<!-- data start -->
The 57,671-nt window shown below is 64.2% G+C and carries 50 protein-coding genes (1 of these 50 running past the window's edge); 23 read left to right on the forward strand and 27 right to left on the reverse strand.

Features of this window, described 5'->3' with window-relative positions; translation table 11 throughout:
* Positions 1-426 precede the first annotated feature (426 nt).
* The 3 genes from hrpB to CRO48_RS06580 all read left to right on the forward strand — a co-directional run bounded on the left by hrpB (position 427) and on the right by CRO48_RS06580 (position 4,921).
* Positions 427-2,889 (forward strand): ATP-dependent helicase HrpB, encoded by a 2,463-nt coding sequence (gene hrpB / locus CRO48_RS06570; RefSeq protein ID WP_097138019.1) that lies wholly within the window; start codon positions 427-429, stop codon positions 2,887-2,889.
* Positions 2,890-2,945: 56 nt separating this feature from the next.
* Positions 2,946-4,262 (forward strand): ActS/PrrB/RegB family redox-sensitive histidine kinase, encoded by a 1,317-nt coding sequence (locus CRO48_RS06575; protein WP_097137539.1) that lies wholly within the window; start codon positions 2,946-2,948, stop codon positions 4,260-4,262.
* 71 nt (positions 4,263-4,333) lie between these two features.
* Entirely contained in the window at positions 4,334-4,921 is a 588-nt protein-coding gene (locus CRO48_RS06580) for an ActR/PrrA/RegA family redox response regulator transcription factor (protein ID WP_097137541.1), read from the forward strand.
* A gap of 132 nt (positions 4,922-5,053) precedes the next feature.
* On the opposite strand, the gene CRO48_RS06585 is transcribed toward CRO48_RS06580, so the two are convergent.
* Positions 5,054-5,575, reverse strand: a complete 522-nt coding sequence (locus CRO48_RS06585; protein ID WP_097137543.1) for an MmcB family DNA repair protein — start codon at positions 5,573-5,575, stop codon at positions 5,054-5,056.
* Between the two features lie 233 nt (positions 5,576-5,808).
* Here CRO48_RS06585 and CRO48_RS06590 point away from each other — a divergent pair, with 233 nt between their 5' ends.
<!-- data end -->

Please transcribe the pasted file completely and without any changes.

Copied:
The 57,671-nt window shown below is 64.2% G+C and carries 50 protein-coding genes (1 of these 50 running past the window's edge); 23 read left to right on the forward strand and 27 right to left on the reverse strand.

Features of this window, described 5'->3' with window-relative positions; translation table 11 throughout:
* Positions 1-426 precede the first annotated feature (426 nt).
* The 3 genes from hrpB to CRO48_RS06580 all read left to right on the forward strand — a co-directional run bounded on the left by hrpB (position 427) and on the right by CRO48_RS06580 (position 4,921).
* Positions 427-2,889 (forward strand): ATP-dependent helicase HrpB, encoded by a 2,463-nt coding sequence (gene hrpB / locus CRO48_RS06570; RefSeq protein ID WP_097138019.1) that lies wholly within the window; start codon positions 427-429, stop codon positions 2,887-2,889.
* Positions 2,890-2,945: 56 nt separating this feature from the next.
* Positions 2,946-4,262 (forward strand): ActS/PrrB/RegB family redox-sensitive histidine kinase, encoded by a 1,317-nt coding sequence (locus CRO48_RS06575; protein WP_097137539.1) that lies wholly within the window; start codon positions 2,946-2,948, stop codon positions 4,260-4,262.
* 71 nt (positions 4,263-4,333) lie between these two features.
* Entirely contained in the window at positions 4,334-4,921 is a 588-nt protein-coding gene (locus CRO48_RS06580) for an ActR/PrrA/RegA family redox response regulator transcription factor (protein ID WP_097137541.1), read from the forward strand.
* A gap of 132 nt (positions 4,922-5,053) precedes the next feature.
* On the opposite strand, the gene CRO48_RS06585 is transcribed toward CRO48_RS06580, so the two are convergent.
* Positions 5,054-5,575, reverse strand: a complete 522-nt coding sequence (locus CRO48_RS06585; protein ID WP_097137543.1) for an MmcB family DNA repair protein — start codon at positions 5,573-5,575, stop codon at positions 5,054-5,056.
* Between the two features lie 233 nt (positions 5,576-5,808).
* Here CRO48_RS06585 and CRO48_RS06590 point away from each other — a divergent pair, with 233 nt between their 5' ends.